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J Thorac Cardiovasc Surg. 2014 Dec;148(6):3224-31.e1-5. doi: 10.1016/j.jtcvs.2014.06.074. Epub 2014 Jul 23.

Tumor cells are dislodged into the pulmonary vein during lobectomy.

Author information

1
Koch Institute for Integrative Cancer Research, Massachusetts Institute of Technology, Cambridge, Mass; Department of Biological Engineering, Massachusetts Institute of Technology, Cambridge, Mass.
2
Department of Thoracic and Cardiovascular Surgery, Lahey Hospital and Medical Center, Burlington, Mass.
3
Koch Institute for Integrative Cancer Research, Massachusetts Institute of Technology, Cambridge, Mass; Department of Chemical Engineering, Massachusetts Institute of Technology, Cambridge, Mass; Broad Institute of MIT and Harvard, Cambridge, Mass.
4
Koch Institute for Integrative Cancer Research, Massachusetts Institute of Technology, Cambridge, Mass.
5
Koch Institute for Integrative Cancer Research, Massachusetts Institute of Technology, Cambridge, Mass; Department of Biological Engineering, Massachusetts Institute of Technology, Cambridge, Mass; Department of Chemical Engineering, Massachusetts Institute of Technology, Cambridge, Mass.
6
Koch Institute for Integrative Cancer Research, Massachusetts Institute of Technology, Cambridge, Mass; Department of Chemical Engineering, Massachusetts Institute of Technology, Cambridge, Mass; Broad Institute of MIT and Harvard, Cambridge, Mass. Electronic address: clove@mit.edu.

Abstract

OBJECTIVE:

Intraoperative tumor shedding may facilitate tumor dissemination. In earlier studies, shed tumor cells were defined primarily by cytomorphological examination, and normal epithelial cells could not always be distinguished from tumor cells. We sought to accurately identify tumor cells using single-cell sequencing and determine whether these cells were mobilized into the circulation during pulmonary lobectomy.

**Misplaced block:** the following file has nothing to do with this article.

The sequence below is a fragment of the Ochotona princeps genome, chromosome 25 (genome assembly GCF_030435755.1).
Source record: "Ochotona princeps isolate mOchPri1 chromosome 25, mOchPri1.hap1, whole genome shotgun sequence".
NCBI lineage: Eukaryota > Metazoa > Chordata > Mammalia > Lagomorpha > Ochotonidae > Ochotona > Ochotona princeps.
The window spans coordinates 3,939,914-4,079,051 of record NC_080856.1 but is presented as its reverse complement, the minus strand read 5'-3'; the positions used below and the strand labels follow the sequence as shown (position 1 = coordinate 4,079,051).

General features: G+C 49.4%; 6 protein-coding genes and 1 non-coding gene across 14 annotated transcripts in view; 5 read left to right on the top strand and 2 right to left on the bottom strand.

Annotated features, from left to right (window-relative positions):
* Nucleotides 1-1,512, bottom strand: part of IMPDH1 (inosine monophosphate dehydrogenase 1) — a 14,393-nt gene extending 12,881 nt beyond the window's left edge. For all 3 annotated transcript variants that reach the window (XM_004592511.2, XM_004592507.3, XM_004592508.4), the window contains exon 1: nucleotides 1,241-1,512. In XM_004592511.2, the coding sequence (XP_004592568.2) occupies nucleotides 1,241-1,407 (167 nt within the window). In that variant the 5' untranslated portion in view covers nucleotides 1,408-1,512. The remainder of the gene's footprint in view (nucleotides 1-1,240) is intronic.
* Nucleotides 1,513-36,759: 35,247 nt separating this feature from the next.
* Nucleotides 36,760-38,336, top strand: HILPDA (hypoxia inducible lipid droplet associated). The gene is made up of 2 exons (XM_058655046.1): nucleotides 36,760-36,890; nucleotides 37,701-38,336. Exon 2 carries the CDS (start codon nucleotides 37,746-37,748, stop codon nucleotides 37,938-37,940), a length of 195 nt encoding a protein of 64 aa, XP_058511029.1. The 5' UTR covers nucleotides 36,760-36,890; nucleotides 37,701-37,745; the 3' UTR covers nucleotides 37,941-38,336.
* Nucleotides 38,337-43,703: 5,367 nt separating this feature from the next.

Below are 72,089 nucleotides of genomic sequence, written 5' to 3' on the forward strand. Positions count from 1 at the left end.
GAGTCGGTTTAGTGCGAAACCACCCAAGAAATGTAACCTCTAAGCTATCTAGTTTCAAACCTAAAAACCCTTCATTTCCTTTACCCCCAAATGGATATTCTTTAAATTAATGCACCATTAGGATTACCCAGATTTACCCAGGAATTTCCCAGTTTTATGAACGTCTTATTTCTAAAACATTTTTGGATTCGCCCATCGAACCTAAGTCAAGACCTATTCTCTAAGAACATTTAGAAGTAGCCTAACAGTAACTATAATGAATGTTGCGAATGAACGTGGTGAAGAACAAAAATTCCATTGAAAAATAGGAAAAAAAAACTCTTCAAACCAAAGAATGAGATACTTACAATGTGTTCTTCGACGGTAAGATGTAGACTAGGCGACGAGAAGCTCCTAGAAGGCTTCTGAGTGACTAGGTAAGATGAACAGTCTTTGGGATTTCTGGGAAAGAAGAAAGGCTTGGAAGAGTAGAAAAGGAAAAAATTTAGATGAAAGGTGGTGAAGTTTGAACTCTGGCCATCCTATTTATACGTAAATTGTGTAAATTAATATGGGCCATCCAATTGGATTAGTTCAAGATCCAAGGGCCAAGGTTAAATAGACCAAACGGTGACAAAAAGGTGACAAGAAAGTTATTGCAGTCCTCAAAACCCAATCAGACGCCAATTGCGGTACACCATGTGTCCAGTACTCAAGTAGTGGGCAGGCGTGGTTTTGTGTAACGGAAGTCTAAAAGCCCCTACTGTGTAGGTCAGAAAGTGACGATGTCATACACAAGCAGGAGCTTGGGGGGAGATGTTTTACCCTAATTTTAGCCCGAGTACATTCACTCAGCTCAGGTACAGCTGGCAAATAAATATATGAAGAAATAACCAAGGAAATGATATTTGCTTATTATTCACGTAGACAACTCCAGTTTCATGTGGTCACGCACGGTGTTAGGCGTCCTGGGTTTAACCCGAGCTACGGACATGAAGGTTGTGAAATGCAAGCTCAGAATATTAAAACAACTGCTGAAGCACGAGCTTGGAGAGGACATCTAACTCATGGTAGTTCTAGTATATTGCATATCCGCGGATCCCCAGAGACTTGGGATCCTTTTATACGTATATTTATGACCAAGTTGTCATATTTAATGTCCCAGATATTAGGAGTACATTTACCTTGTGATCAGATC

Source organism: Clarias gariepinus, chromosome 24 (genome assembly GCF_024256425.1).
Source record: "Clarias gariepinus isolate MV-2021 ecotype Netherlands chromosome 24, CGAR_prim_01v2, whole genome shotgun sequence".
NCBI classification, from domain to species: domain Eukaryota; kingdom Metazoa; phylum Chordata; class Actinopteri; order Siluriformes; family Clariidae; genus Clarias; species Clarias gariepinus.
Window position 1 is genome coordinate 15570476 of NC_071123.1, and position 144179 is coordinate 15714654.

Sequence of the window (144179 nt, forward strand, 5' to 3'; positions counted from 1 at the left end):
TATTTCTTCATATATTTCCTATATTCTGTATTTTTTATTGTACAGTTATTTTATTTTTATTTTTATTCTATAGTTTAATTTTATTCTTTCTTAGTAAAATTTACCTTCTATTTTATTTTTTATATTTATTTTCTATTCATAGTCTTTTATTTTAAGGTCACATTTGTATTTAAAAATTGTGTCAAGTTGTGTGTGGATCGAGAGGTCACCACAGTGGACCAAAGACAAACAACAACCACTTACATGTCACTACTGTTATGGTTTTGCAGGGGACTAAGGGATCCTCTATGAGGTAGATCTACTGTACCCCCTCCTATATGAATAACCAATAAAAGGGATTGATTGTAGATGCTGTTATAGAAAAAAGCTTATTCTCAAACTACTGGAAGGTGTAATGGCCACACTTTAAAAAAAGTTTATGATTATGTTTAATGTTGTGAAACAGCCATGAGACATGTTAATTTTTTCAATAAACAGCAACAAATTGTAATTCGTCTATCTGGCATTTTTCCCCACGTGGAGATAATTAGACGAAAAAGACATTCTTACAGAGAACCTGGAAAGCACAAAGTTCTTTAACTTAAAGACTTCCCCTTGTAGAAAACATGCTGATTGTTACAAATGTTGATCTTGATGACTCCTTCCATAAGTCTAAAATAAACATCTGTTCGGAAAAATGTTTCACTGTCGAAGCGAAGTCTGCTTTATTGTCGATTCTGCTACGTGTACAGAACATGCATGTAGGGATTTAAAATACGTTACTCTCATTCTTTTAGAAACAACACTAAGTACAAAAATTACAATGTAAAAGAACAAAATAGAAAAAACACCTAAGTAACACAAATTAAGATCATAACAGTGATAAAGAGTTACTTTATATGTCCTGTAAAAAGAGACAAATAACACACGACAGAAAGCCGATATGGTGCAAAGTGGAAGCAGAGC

METHODS:

Forty-two blood samples collected from the tumor-draining pulmonary vein at the end of lobectomy procedures were analyzed. Arrays of nanowells were used to enumerate and retrieve single EpCAM(+) cells. Targeted sequencing of 10 to 15 cells and nested polymerase chain reaction of single cells detected somatic mutations in shed epithelial cells consistent with patient-matched tumor but not normal tissue.

RESULTS:

The mean number of EpCAM(+) cells in video-assisted thoracoscopy (VATS) lobectomy (no wedge) specimens (n = 16) was 165 (median, 115; range, 0-509) but sampling cells from 3 patients indicated that only 0% to 38% of the EpCAM(+) cells were tumor cells. The mean number of EpCAM(+) cells in VATS lobectomy (wedge) specimens (n = 12) was 1128 (median, 197; range, 47-9406) and all of the EpCAM(+) cells were normal epithelial cells in 2 patients sampled. The mean number of EpCAM(+) cells in thoracotomy specimens (n = 14) was 238 (median, 22; range, 9-2920) and 0% to 50% of total EpCAM(+) cells were tumor cells based on 4 patients sampled.

CONCLUSIONS:

Surgery mobilizes tumor cells into the pulmonary vein, along with many normal epithelial cells. EpCAM alone cannot differentiate between normal and tumor cells. On the other hand, single-cell genetic approaches with patient-matched normal and tumor tissues can accurately quantify the number of shed tumor cells.

PMID:
25172322
PMCID:
PMC4356533
DOI:
10.1016/j.jtcvs.2014.06.074
[Indexed for MEDLINE]
Free PMC Article

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